Questions about books

My thanks to the Orangutan Librarian for the following questions …

What book has been on your shelf the longest?

Nothing has been there that long for, having travelled across three continents and downsized dramatically over the past 10 years, not much has survived. The oldest are Centennial and Chesapeake – both by James Michener – great big lumps of books about America, telling the tales of one place across the generations. Both are falling apart now after so many re-reads.

What is your current read, your last read, and the book you’ll read next?

I’m currently reading a non-fiction book on the subject of depression. My previous was a light-weight read from Jodi Taylor – Doing Time – a new spin off from a much enjoyed history/time travel seriesThe next one? Something off my wintry reading list if I didn’t finish it last month (which seems highly likely).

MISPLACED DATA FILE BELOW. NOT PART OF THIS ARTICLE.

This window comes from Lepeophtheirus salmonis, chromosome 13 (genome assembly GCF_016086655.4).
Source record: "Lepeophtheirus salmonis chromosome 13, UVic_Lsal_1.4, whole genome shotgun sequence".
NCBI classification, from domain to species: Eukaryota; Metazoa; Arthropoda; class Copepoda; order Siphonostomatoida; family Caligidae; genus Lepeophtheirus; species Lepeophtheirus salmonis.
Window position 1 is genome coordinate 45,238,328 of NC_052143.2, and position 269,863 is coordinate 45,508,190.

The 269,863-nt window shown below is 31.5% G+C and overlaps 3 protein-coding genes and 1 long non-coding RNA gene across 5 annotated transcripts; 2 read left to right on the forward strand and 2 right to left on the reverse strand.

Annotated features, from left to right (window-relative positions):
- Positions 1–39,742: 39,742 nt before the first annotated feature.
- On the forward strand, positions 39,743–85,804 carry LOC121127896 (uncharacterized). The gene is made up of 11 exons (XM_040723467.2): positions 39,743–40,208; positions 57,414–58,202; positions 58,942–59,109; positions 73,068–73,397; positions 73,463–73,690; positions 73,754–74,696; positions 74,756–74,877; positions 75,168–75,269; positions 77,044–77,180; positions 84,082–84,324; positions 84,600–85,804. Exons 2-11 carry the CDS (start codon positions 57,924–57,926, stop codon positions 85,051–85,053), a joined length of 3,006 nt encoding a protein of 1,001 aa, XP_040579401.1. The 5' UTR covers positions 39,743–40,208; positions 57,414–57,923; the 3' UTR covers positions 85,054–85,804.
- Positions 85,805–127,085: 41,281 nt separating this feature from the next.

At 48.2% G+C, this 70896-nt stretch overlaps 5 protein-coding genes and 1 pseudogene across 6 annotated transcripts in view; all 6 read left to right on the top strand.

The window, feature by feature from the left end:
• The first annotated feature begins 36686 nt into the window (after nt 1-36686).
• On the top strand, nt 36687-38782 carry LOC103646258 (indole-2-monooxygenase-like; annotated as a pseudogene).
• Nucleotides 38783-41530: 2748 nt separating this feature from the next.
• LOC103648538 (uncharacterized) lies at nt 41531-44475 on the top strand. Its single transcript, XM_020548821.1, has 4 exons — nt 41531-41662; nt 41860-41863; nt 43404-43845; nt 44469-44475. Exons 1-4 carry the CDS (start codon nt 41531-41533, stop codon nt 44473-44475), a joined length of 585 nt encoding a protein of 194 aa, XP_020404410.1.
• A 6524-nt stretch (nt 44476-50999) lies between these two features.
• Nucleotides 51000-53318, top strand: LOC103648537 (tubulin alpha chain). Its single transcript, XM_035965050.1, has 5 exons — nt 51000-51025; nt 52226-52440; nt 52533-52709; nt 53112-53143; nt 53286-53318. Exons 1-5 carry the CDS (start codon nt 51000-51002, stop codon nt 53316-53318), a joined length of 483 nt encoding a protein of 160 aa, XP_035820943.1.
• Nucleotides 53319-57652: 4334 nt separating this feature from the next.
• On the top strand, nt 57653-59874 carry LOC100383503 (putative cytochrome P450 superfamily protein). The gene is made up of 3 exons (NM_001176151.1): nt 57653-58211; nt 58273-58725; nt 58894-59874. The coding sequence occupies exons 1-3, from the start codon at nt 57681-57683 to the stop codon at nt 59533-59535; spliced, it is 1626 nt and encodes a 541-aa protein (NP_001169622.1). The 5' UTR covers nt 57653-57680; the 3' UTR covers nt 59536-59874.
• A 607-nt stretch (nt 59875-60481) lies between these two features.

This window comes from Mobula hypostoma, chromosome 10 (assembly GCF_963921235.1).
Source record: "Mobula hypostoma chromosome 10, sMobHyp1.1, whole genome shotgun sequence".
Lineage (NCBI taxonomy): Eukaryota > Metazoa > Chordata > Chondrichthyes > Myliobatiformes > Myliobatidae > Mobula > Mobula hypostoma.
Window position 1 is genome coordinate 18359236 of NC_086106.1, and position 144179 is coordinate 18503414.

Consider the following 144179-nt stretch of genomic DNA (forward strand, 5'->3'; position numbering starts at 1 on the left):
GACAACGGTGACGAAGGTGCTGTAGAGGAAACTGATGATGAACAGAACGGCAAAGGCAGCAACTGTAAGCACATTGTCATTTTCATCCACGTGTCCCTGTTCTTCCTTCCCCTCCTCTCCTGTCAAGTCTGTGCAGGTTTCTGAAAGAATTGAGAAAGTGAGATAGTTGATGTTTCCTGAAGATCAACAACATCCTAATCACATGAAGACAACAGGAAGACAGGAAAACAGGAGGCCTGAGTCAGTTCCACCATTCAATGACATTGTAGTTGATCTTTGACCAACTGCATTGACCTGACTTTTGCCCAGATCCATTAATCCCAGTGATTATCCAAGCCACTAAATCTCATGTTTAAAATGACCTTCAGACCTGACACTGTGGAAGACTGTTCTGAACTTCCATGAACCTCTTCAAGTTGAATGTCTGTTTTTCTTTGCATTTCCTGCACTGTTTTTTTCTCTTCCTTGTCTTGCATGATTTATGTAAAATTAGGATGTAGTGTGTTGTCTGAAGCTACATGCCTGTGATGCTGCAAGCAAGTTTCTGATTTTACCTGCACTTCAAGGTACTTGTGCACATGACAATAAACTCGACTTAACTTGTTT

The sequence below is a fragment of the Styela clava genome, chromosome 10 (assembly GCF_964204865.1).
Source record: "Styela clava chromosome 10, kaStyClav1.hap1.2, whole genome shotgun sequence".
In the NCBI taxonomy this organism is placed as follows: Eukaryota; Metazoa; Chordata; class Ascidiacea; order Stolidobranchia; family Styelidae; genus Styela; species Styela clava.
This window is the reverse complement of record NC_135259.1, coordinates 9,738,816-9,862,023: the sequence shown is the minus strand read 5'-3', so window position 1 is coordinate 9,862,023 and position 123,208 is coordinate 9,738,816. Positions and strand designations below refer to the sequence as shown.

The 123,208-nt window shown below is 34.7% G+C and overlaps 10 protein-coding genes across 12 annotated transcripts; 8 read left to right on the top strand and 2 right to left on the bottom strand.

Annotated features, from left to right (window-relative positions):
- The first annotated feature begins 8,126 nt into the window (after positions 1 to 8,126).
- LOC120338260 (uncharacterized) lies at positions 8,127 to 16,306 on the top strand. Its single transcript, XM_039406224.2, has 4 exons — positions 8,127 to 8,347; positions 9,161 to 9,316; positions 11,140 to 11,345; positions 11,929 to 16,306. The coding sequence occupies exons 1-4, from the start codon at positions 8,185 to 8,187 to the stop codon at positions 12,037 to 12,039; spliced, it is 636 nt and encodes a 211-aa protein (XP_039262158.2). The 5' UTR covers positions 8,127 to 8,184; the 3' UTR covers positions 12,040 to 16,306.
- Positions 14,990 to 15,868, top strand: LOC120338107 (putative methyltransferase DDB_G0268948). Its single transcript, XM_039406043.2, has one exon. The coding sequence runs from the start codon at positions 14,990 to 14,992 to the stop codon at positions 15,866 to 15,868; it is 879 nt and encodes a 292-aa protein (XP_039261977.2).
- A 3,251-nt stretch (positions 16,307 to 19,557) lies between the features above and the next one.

What book do you keep telling yourself you’ll read, but you probably won’t?

I used to think I should read more classics – Dickens in particular – but I’ve decided life is too short, and there’s not nearly enough time to read all the books I actively want to read, so why bother with should? If I like the idea of a book – I’ll read it.

Pretty much as above. I’m now in my early sixties and don’t see myself retiring anytime soon, having just started a new career as a Life Coach. I’ve not saved a book, since one of the later Harry Potters came out, when I waited to start it until I’d have the opportunity to read it straight through without a break. But I only had to wait a couple of days …

Last page: read it first, or wait ’til the end?